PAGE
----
The immune system can help breast cancer to spread, but our research will find out how to stop it – Dr Seth Coffelt

The COVID-19 pandemic has prompted a focus on the importance of immunity from disease – but what is the immune system and how can we harness its powers not just against COVID-19, but cancer too?

The immune system protects our body against illness, infection and disease and it can also protect us from developing cancer. However, breast cancer cells can develop sneaky ways of hiding from our immune system and even trick the immune system to help cancer to spread.

Breast Cancer Now funds some of my work at the University of Glasgow, where I’m trying to increase our understanding of the immune system so we can develop new treatments for breast cancer.

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Around 4,700 women are diagnosed with breast cancer in Scotland every year. Behind this figure are daughters, sisters, mothers and friends, who face the frightening thought that their breast cancer could spread to other parts of the body, known as secondary (or metastatic) breast cancer, which is sadly incurable.

Scientists at Glasgow University believe the immune system holds the key to new treatment for breast cancer - and can help stop the spread of the disease. PIC: PA.

I believe the immune system holds the key to helping us find new ways to treat breast cancer and stop it spreading. Drugs that stimulate the immune system to recognise and act against disease are called immunotherapies.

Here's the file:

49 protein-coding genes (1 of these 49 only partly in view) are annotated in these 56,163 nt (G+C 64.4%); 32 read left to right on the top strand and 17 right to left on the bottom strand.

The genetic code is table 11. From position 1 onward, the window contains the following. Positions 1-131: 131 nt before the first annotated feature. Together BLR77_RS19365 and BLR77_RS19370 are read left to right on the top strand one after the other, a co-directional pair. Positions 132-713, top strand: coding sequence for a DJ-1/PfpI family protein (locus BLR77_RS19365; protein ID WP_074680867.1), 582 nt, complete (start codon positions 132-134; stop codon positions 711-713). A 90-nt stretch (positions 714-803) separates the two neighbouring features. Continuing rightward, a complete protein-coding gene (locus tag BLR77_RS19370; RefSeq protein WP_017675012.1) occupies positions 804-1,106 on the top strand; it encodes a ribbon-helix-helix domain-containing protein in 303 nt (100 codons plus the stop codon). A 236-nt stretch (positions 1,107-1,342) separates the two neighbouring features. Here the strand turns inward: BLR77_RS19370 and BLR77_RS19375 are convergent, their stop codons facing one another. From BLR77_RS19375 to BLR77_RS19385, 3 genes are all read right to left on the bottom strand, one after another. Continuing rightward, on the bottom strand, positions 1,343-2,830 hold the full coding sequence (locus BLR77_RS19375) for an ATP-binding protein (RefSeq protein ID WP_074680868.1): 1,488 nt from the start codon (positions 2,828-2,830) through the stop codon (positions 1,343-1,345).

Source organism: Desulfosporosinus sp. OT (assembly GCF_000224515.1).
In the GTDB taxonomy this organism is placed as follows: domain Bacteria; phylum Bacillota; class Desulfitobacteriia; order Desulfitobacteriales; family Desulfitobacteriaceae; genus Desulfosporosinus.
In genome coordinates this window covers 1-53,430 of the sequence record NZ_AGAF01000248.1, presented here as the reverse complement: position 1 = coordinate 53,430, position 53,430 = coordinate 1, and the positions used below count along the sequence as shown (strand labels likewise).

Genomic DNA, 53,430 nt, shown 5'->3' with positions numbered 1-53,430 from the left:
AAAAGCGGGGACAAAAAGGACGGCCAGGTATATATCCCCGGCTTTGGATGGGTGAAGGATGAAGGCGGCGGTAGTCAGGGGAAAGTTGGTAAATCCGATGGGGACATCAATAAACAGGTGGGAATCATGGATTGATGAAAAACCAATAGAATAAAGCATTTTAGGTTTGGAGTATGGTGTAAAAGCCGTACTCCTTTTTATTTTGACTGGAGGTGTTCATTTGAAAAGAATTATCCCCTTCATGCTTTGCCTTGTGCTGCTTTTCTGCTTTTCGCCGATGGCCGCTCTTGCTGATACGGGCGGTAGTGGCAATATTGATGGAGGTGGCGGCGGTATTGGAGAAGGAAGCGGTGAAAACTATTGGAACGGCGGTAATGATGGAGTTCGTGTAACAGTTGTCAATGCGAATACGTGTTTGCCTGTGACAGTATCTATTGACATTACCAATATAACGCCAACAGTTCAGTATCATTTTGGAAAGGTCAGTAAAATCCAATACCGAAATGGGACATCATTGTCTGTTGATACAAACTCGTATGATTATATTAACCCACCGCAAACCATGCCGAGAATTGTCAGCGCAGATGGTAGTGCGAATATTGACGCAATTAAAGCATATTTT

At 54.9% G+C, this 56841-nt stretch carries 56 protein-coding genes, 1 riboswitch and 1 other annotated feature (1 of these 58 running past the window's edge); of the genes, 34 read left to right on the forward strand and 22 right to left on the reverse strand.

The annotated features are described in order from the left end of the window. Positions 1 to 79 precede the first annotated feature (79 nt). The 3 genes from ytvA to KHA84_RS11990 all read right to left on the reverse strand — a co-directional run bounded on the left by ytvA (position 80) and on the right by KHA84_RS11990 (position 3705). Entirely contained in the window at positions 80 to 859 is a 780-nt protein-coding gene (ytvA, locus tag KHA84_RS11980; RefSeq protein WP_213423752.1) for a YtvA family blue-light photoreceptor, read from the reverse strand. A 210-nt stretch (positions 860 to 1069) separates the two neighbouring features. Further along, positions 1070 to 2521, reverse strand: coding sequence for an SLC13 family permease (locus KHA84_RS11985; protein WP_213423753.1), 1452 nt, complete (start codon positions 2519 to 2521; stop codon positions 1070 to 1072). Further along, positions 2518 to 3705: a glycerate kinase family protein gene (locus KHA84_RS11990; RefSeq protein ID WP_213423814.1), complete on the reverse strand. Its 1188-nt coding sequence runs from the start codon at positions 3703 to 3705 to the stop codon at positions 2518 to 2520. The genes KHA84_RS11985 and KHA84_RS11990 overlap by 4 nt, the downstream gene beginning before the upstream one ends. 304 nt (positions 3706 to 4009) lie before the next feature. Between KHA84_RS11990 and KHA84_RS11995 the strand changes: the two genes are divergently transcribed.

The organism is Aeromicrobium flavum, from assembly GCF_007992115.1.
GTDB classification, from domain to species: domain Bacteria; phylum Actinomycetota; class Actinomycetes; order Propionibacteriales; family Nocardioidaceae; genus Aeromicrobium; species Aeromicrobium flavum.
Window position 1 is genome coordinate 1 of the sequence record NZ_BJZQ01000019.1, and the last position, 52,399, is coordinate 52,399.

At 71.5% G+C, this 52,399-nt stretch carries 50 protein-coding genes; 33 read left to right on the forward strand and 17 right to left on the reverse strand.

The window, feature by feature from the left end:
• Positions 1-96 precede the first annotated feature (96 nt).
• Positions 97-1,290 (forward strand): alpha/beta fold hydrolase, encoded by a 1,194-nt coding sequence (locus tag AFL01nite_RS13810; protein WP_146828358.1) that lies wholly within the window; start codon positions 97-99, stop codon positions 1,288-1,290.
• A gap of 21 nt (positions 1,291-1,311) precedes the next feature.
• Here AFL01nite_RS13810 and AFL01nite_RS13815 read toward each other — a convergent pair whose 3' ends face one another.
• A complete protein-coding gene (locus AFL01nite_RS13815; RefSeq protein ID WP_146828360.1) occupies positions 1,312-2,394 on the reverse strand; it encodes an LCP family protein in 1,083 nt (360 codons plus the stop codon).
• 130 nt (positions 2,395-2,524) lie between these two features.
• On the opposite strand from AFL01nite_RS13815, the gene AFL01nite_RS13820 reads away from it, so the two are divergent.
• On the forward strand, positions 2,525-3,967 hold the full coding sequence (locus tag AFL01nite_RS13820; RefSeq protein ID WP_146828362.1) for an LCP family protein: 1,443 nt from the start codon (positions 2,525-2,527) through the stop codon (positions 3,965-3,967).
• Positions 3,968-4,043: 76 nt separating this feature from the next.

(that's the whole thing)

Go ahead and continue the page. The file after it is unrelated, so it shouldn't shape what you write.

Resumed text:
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Every cancer is different, meaning immunotherapies are effective for some tumours more than others. While immunotherapies have been successfully developed for some cancers like skin cancers, few are effective for people with breast cancer. However, we are working hard to change this.

Breast cancer cells do not spread to other organs on their own, they often need the help of healthy cells. We usually think of the immune system as the guardian of our health. However, through research, including work carried out in my lab, we are starting to understand that immune cells can sometimes help breast cancer spread throughout the body. We believe the tumour controls the immune cells’ behaviour and we need to find how it does this, so we can stop it.

But we can’t do this alone. We rely on the continued support of people across Scotland who generously fundraise for Breast Cancer Now, so the charity can invest in our vital world-class breast cancer research.

Once we uncover how the breast tumour tricks immune cells to help it, our research will have the potential to develop new immunotherapies that can retrain the immune system to stop breast cancer spreading.

Crucially, we hope that our research could improve the chances of survival for people with breast cancer.

Breast Cancer Now funds world-class research like mine across the UK, and it’s through this research that we hope to solve unanswered questions, and develop new therapies and treatments that bring patients hope for the future.

Together, we will accelerate progress towards fewer cases, fewer deaths and a better quality of life for anyone affected by breast cancer. For more information and to donate to Breast Cancer Now visit https://breastcancernow.org/research.

-Dr Seth Coffelt is funded by Breast Cancer Now and works at University of Glasgow, investigating the link between immune cells and breast cancer metastasis.